Posted by: Janet | 2009-03-06 8:48:44 AM

Oh for Heaven's sake, Greece is not repressive. They elected a free enterprise gov't in their last election 2 years ago.

But I agree quarterly numbers mean nothing. Especially Q4 when so many tourist purchase decisions were already made and were not yet subject to expectations of bad news. The Greek economy is heavily based on tourism and it will suffer badly.

The numbers for Cyprus likely parallel the Greek numbers.


Posted by: epsilon | 2009-03-06 8:49:28 AM

Greatest risk = greatest rewards? Greece risks not much, doesn't get rewarded much, but doesn't risk failure either?

As argued above, the same can be seen in micro for Canada. Saskatchewan, Manitoba, PEI and New Brunswick will apparently miss the recession.

Posted by: James Goneaux | 2009-03-06 8:50:10 AM

You are comparing relative decline.

Let's say country X has a high degree of economic freedom with a GDP per capita of $50000, and country Y has a low degree of economic freedom with a GDP per capita of $25000.

Even if X's economy declines 2% one quarter and Y's economy declines only 1%, you're still better off living in country X.

I'm no economist, but my understanding of things is that having a high degree of economic freedom will enable you to use your resources in an optimal way thereby generating an higher level of output than a country with access to the same resources but with less economic freedom. In the short term, it doesn't mean that you will be less affected if the general economic conditions deteriorate. However in the long term, you will probably adapt to the new conditions faster because government won't get in the way.

Posted by: Maxime Rainville | 2009-03-06 8:52:36 AM

Not really sure this is relevant. Recessions should not be regarded as failures but a necessary part of the economic cycle. Economic freedom normally results in higher volatility both on the up and downside. Of course, the danger lies in listening to those people who tell us we should avoid a recession at all costs.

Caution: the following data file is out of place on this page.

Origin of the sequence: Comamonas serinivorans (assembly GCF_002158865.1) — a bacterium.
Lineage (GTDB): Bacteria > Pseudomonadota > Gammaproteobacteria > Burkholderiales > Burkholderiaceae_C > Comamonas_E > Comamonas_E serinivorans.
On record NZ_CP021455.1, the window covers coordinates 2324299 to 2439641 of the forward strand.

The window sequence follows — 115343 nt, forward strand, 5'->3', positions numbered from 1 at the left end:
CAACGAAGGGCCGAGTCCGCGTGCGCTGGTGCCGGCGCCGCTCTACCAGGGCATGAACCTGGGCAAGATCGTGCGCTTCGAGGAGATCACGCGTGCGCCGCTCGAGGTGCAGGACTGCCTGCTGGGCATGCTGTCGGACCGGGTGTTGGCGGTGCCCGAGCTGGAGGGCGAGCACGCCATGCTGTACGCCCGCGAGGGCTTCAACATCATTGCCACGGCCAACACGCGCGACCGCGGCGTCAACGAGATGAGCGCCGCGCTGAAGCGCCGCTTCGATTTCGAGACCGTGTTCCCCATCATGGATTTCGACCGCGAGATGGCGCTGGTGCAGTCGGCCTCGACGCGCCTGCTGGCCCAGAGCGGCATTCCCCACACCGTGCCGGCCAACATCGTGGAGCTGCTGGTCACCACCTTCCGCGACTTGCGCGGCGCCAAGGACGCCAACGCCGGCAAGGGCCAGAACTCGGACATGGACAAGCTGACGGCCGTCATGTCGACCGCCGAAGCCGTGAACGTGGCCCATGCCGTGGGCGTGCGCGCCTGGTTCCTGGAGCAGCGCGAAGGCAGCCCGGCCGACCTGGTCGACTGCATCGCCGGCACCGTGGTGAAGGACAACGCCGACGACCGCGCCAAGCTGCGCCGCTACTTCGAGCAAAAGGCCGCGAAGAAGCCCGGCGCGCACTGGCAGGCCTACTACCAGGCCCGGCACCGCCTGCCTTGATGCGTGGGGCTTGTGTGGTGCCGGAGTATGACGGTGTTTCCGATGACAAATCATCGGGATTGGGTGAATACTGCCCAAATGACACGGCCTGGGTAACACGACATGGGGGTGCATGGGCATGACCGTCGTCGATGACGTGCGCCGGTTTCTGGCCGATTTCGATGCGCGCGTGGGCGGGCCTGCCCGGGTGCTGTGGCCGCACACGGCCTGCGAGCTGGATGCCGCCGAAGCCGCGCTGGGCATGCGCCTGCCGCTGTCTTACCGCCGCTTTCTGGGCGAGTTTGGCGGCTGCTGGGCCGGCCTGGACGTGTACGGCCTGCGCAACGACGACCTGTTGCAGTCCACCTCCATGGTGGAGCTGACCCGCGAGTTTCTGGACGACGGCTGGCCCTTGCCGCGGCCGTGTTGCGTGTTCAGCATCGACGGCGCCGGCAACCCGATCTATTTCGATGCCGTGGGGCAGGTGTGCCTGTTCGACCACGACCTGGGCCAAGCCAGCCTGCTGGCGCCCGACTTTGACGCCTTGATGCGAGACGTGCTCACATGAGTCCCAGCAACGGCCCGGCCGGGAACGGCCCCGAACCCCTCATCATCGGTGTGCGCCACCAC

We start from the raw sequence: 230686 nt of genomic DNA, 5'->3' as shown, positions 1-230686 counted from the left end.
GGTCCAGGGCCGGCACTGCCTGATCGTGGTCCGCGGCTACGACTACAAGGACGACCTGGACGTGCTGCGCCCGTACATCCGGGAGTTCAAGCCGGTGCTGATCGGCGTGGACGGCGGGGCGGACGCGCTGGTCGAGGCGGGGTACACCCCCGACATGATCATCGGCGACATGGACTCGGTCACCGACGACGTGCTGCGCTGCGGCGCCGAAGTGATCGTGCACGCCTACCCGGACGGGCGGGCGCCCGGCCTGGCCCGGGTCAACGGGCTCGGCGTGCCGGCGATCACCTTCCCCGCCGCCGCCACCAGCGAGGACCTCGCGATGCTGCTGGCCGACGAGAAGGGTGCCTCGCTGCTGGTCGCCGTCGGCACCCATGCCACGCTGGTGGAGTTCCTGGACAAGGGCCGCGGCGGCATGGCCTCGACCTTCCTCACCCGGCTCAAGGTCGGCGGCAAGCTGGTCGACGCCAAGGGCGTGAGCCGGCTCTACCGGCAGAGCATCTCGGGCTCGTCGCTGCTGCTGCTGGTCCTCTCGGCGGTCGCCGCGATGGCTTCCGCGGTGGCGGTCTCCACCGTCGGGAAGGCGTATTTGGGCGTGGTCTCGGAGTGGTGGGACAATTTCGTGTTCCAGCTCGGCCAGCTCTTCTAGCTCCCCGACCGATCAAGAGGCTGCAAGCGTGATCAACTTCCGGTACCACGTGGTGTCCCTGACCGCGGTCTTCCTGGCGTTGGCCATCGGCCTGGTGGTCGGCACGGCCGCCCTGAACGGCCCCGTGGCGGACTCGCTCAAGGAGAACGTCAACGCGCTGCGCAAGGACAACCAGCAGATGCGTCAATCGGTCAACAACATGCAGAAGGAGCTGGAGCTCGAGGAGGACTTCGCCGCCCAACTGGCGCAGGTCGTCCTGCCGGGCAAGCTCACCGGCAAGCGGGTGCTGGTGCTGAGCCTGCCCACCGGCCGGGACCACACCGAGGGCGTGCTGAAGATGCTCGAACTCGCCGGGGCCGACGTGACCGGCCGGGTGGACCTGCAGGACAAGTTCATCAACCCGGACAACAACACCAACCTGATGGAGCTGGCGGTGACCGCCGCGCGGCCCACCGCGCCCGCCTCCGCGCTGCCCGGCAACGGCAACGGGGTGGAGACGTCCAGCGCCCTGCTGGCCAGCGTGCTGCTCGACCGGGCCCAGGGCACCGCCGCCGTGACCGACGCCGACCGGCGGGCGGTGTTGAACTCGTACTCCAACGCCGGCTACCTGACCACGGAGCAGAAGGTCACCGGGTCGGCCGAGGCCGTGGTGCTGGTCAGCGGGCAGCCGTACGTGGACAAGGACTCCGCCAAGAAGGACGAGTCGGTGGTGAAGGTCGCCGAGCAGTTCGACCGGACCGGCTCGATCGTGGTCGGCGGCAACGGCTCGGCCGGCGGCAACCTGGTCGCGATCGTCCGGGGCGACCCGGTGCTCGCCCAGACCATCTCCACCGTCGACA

Posted by: Charles | 2009-03-06 9:10:24 AM

"Economic Freedom" is alive and well in the offshore banks and tax havens. These places are also havens for dictators money, drug dealers,currency speculators and money launderers. Meanwhile, taxpayers billions or should that be trillions are given to banksters and currency speculators who have subsidiaries offshore. But hey, that is: "Economic freedom" while the serfs oops I mean the taxpayers pick up the tab.

Posted by: Stephen J. Gray | 2009-03-06 10:59:01 AM

Well Stephen, if you want to eliminate tax havens perhaps we could simply lower the tax rate here? And taxpayers money given to banks to bail them out is not economic freedom ... that's corporate welfare.

Posted by: Charles | 2009-03-06 11:59:48 AM

You got that right Charles "corporate wefare" it is.

Posted by: Stephen J. Gray | 2009-03-06 12:52:28 PM


Greek wine propping up the economy? You must be kidding. Greek wine tastes like turpentine.

Posted by: Grant Brown | 2009-03-06 2:15:37 PM


Yes, but their Calamari is fantastic.

Posted by: John Chittick | 2009-03-06 4:25:53 PM